Because goddess is never enough.
There is an online program, and there will also be a program with live streams during the festival days: The festival will officially open on October 22nd at 6 pm with the special program "Focus Africa". The award ceremony will start on Saturday, October 24th, at 6 pm (CET).
Proud to say that Blue Flash Flash will be shown again as part of the special program: WINNERS OF THE WEIMAR POETRY FILM AWARD 2016-2019
The festival will be happening as an online screening event. Please check their website for the latest details. https://www.artlitlab.org/events/midwest-video-poetry-fest-2020
As of writing this post - the details for the online event have yet to be updated from the originally planned 'in real life' festival.
Moss - poem by Natalie Whittaker - published by Ignition Press
An 'at home' edition of At The Fringe, Sweden is coming up next weekend.
There's a full programme from Saturday to Monday. A masterclass, five talks and a showing of the complete Poetry + Film programme curated by Marie Craven. Not to mention two curated themed programmes of experimental and poetry films:
ENCOUNTERS WITH YOUR STRANGER
THE UNIVERSE AND I
DANCE OF MATTER, DANCE OF VISION
ANIMAL AND HUMAN
LIVING IN FILMS
'Moss' is showing in 'The Universe and I' on Saturday.
Excited to be invited to share 'Night Walk MTV' with The Front Room in their curated section of Campfire Convention Summer Solstice World Harmony festival.
Facebook event: https://www.facebook.com/events/944382825980321/
Digital Graffiti 2020 at Alys Beach, Florida was postponed from May until 2-3 October. On the original dates, curator Brett Phares put together a 'Digital Graffiti from home' experience. A selection of highlights from past years of Digital Graffiti festivals were combined in a showreel film and Brett invited people to download and enjoy it - if at all possible by projection - in whatever environment you found yourself.
I was delighted to find my film 447 Intellect - N was to be included.
We had great fun playing with the images in the garden, projecting on trees, the children, the fence and the church opposite. It seems my aged projector is rather on the green side. But despite this - DGatHome has made me think about being more creative and experimental with what I could do with projecting and rephotographing images. This was a process that I explored a little in my 2019 piece for Visible Poetry Project - letter to anyone who is listening, where I projected images on myself and rephotographed them.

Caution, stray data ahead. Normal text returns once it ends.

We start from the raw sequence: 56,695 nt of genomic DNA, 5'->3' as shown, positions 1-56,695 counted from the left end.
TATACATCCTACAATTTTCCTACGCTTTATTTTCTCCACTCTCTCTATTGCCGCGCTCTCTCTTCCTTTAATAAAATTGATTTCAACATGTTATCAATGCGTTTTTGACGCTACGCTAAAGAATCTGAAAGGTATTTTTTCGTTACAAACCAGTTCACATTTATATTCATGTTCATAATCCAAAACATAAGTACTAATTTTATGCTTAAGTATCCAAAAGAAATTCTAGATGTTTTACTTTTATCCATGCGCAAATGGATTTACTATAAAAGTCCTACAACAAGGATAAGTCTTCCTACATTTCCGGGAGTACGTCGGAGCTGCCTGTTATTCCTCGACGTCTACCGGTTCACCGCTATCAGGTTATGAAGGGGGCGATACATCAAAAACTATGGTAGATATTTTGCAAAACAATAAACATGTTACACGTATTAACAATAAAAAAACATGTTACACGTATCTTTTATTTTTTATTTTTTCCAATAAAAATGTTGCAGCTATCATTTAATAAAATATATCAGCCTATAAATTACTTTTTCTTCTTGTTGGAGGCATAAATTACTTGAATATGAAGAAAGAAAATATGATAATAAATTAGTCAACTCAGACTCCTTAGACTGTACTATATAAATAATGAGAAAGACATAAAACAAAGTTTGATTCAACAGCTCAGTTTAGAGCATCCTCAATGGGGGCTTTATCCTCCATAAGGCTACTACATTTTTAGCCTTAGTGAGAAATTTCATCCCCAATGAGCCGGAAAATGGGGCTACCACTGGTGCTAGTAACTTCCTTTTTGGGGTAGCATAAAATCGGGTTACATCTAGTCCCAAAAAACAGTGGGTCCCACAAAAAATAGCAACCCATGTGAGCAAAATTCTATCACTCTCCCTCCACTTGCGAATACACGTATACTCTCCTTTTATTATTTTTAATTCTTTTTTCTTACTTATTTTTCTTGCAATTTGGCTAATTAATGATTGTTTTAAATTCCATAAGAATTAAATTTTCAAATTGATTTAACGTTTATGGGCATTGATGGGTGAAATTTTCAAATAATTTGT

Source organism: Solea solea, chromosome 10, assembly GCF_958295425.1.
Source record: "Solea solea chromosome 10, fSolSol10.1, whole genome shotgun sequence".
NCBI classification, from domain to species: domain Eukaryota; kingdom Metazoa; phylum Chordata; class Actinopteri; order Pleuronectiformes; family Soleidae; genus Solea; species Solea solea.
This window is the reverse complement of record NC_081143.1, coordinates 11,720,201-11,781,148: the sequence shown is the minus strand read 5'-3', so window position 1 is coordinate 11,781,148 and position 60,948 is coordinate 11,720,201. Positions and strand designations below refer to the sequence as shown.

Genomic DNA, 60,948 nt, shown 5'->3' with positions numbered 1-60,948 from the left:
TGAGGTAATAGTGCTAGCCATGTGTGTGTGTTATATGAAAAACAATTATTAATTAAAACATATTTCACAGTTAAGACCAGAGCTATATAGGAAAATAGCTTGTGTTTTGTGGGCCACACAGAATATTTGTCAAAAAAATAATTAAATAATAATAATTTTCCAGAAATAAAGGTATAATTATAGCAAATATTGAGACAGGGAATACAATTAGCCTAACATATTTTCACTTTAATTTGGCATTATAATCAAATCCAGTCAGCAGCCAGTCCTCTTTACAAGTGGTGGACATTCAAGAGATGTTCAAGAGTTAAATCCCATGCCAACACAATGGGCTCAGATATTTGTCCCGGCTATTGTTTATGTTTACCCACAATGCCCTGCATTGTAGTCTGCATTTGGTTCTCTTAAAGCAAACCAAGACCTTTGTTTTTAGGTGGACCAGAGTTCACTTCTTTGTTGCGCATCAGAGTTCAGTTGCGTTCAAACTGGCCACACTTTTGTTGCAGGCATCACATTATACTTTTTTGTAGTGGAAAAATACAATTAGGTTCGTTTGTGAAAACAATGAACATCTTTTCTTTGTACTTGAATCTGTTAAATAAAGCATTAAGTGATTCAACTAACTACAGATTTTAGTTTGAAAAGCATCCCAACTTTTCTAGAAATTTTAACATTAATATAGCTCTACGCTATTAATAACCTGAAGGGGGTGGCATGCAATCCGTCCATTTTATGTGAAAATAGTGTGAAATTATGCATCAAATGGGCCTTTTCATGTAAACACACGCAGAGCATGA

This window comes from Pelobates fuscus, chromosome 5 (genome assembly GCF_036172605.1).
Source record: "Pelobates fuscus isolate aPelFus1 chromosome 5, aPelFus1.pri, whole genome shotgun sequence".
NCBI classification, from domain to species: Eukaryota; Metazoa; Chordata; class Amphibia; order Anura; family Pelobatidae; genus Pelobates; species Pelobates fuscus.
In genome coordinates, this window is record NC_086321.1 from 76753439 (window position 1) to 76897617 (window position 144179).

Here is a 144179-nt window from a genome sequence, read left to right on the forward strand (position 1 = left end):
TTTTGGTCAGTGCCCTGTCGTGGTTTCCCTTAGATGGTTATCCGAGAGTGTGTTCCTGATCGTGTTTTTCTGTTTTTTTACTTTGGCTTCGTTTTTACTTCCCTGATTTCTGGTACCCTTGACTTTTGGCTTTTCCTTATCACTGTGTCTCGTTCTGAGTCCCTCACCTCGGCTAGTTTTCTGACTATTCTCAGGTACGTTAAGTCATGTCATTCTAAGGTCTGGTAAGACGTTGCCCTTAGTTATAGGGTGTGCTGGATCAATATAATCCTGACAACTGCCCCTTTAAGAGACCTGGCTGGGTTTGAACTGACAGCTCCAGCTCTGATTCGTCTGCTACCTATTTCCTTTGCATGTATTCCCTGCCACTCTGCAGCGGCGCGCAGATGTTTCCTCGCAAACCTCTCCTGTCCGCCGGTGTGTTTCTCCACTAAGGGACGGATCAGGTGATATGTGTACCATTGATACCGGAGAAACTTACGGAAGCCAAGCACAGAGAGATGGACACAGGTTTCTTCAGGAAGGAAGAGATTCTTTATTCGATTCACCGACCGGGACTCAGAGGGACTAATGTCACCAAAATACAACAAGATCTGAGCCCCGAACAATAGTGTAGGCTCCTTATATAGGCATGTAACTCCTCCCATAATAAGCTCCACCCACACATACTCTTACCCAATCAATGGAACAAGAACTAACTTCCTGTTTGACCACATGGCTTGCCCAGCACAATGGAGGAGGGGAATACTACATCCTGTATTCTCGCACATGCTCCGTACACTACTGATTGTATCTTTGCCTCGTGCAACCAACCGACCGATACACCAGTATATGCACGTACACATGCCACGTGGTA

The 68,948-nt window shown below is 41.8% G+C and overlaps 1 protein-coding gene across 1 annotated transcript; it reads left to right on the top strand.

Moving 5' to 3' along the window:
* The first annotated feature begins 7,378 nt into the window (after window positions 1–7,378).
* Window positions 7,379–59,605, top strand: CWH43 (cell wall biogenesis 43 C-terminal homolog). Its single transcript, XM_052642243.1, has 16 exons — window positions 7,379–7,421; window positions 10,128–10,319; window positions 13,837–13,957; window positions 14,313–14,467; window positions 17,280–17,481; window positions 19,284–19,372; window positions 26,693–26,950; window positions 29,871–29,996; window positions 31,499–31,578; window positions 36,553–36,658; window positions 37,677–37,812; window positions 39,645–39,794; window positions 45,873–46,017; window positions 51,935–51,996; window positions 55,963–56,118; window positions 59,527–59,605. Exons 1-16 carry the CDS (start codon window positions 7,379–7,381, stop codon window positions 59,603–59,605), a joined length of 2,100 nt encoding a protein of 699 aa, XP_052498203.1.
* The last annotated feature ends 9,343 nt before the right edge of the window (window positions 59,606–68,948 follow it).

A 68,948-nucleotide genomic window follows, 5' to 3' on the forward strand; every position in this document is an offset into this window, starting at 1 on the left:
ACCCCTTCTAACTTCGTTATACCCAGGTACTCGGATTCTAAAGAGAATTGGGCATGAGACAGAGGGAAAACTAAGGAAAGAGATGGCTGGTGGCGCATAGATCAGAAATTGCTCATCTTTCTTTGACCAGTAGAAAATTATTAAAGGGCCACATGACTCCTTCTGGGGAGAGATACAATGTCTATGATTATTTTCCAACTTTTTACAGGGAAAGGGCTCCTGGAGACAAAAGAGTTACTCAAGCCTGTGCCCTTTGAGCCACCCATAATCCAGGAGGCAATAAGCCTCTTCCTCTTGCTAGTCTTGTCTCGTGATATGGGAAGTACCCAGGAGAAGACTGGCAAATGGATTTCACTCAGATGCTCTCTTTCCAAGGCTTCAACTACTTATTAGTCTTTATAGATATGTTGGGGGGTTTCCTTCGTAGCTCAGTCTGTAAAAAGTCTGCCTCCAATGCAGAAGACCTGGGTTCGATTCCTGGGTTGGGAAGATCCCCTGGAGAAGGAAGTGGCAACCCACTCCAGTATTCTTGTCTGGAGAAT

Meanwhile, on the other side of the Atlantic, 2014 Digital Graffiti artist Zlatko Cosic captured some really gorgeous images from his home in St Louis. Zlatko has kindly given me permission to share his images - I wanted to show how beautiful the work looks when it is not all green!
Above: Video montage captured by Zlatko Cosic from projection of Digital Graffiti at Home reel
Zlatko will be showing a new piece - Dirty Look - at the rescheduled Digital Graffiti festival in October. I would love to be able to see this projected at Alys Beach. I wonder which location has been chosen?
In 2016 I made an installation for South Hill Park Arts Centre in Bracknell commemorating it's history during the Second World War - the Mansion house became the evacuated home of the Royal Sea Bathing Hospital of Margate in Kent.
'Loose parts' was a set of screenprinted pillows that were laid out on grass beds on the lawn in front of the South Hill Park terrace during the Engage with Art Festival (2-3 July 2016). Patients of the Royal Sea Bathing Hospital, including very many children, were suffering from surgical tuberculosis. Treatment involved being outdoors day and night, those with a diseased spine restricted to a plaster bed, or those with infected joints with splinted limbs. At a time that was pre-antibiotic treatments, if the disease abated the best possible outcome was an immobile back or limb - forever seized up into the least worst position. The outdoor installation of 'beds' and pillows also celebrated that children in this country are largely now free of this disease: with healthy limbs and free to play without limitation.
During its stay at South Hill Park, the hospital also cared for many injured Servicemen - who we remember on VE Day on Friday.
Since the beginning of April I have been making up scrubs for Scrubs Glorious Scrubs - a fantastic collective of volunteers who are making non-surgical scrubs, hats and scrubs bags for the NHS during the current disease crisis.
In what feels like a lovely twist to the tale of my artwork - I have now converted the remaining pillows into scrubs bags which will be distributed to be used in GP surgeries and other healthcare settings around Bracknell to help with the Covid-19 battle.